For example, the new edition provides for enhanced specifications about buildings' data, communications and integrated automation systems, which have seen dramatic advances since MasterFormat 1995. Building owners also may find that MasterFormat 2004 works well for maintaining project information, recording documents, warranty information and other data critical to facility maintenance and operation.

Claims of benefits for contractors by CSI include standardized locations for many specification sections that previous editions of MasterFormat did not address. Construction project bid documents developed according to the MasterFormat 2004 can help contractors and subcontractors develop more accurate bids and project schedules. That could mean fewer cost overruns, mistakes and delays.

Fewer change orders, errors and omissions should be encountered due to less misplaced, incomplete or missing information. With the new MasterFormat making it easier to translate an owner's wishes into a building and by helping construction projects go more smoothly, contractors could see increased client satisfaction, which can generate future business, according to CSI.

Challenges and opportunities

Electrical specifications that were previously described in Division 16 now are distributed among five different divisions under the Facility Service subgroup.

New divisions are added addressing rapidly developing areas such as telecommunications networks, integrated automation systems and electronic safety and security systems. They are Integrated Automation (Division 25), Electrical and Lighting (Division 26), Communications (Division 27), Electronic Safety and Security (Division 28), and On-site Power Generation (Division 48).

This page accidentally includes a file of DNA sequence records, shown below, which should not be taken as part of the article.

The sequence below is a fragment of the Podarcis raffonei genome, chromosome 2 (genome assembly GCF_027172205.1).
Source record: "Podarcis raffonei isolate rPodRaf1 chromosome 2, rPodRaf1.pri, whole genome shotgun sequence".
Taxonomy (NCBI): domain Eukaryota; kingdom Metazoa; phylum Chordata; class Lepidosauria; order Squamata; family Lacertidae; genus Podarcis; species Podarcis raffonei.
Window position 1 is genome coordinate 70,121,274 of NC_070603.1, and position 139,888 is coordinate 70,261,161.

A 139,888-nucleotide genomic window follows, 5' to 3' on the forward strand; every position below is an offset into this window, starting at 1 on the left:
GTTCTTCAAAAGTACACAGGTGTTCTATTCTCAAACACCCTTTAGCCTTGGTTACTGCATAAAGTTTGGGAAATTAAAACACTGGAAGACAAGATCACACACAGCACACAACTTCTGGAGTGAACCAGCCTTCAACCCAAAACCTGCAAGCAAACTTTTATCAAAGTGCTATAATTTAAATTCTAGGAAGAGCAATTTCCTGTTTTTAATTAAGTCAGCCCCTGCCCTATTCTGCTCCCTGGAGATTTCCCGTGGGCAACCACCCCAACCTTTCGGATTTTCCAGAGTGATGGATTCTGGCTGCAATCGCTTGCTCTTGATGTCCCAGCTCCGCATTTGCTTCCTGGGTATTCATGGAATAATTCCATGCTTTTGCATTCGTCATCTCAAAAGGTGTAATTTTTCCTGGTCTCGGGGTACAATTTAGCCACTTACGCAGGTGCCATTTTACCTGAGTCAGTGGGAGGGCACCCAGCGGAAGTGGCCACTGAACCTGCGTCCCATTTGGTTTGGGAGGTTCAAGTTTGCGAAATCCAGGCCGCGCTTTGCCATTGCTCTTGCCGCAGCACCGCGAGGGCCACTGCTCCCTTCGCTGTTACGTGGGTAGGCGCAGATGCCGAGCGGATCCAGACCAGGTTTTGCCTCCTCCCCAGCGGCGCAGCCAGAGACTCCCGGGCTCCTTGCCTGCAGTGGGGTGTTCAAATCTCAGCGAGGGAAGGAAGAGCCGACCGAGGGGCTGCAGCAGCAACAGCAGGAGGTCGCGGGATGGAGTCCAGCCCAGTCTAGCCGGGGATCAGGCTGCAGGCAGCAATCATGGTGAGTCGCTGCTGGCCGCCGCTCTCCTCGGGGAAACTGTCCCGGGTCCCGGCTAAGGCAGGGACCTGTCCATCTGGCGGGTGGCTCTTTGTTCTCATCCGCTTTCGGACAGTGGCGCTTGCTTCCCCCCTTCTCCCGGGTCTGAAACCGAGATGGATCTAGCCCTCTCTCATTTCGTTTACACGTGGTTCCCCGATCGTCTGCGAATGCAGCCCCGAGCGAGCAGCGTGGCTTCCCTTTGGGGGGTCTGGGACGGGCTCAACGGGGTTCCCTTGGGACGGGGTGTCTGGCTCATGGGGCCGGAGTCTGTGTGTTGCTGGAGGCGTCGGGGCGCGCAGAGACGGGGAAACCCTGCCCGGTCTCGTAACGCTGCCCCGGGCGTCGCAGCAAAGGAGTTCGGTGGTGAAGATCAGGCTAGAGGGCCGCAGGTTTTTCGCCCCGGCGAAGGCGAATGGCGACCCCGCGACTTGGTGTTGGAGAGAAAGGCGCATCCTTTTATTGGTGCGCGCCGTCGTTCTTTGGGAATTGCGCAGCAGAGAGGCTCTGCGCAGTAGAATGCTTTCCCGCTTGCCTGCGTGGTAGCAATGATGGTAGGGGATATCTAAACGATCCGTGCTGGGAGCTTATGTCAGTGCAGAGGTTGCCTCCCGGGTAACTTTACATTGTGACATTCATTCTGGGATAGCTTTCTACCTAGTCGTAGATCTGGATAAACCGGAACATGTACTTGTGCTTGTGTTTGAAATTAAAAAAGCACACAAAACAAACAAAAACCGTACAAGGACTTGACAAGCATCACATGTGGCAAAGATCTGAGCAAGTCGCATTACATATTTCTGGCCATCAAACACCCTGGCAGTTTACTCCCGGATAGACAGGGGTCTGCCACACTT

It appears that this restructuring was an accommodation to the interests of contractors and suppliers that specialize in these areas. Most general contractors have not seen the changes yet, so it is too early to predict their responses.

The new format makes it easier for the general contractor to package subcontract bid documents into designated specialty areas. This move could foretell a trend toward even more fragmented construction teams on a project that could multiply coordination and scheduling that is already very complex.

It could tend to regroup contractors with capabilities and interests that are driven by the technology described in each division unless they are positioned to pursue all of the electrical/electronic work as a prime subcontractor. It could also drive engineering firms away from integrated building systems to clustered designs for each division of work. That could influence possible changes in the training and specialty classification of trade workers.

One might envision a future with the present form of electrical journeyman generalist being replaced by a process that certifies workers for separate divisions as is now the case with telecom and security or control technicians.

This could increase specialized wage classifications and curriculum changes in apprentice training programs. Subsequent reorganizing of contractors into new specialty trade associations or divisions of existing associations may also result. Perhaps the editorial structure of this magazine may need some revision to match the new MasterFormat for convenience of advertisers and readers. Undoubtedly, the collective response of the industry will drive such new trends.

It is not too early to let your fingers do the walking through the pages of the new CSI MasterFormat 2004 to see where they might lead your business in the foreseeable future. For more details visit www.csinet.org/s_csi/index.asp. EC

TAGLIAFERRE is proprietor of C-E-C Group. He may be reached at 703.321.9268 or lewtag@aol.com.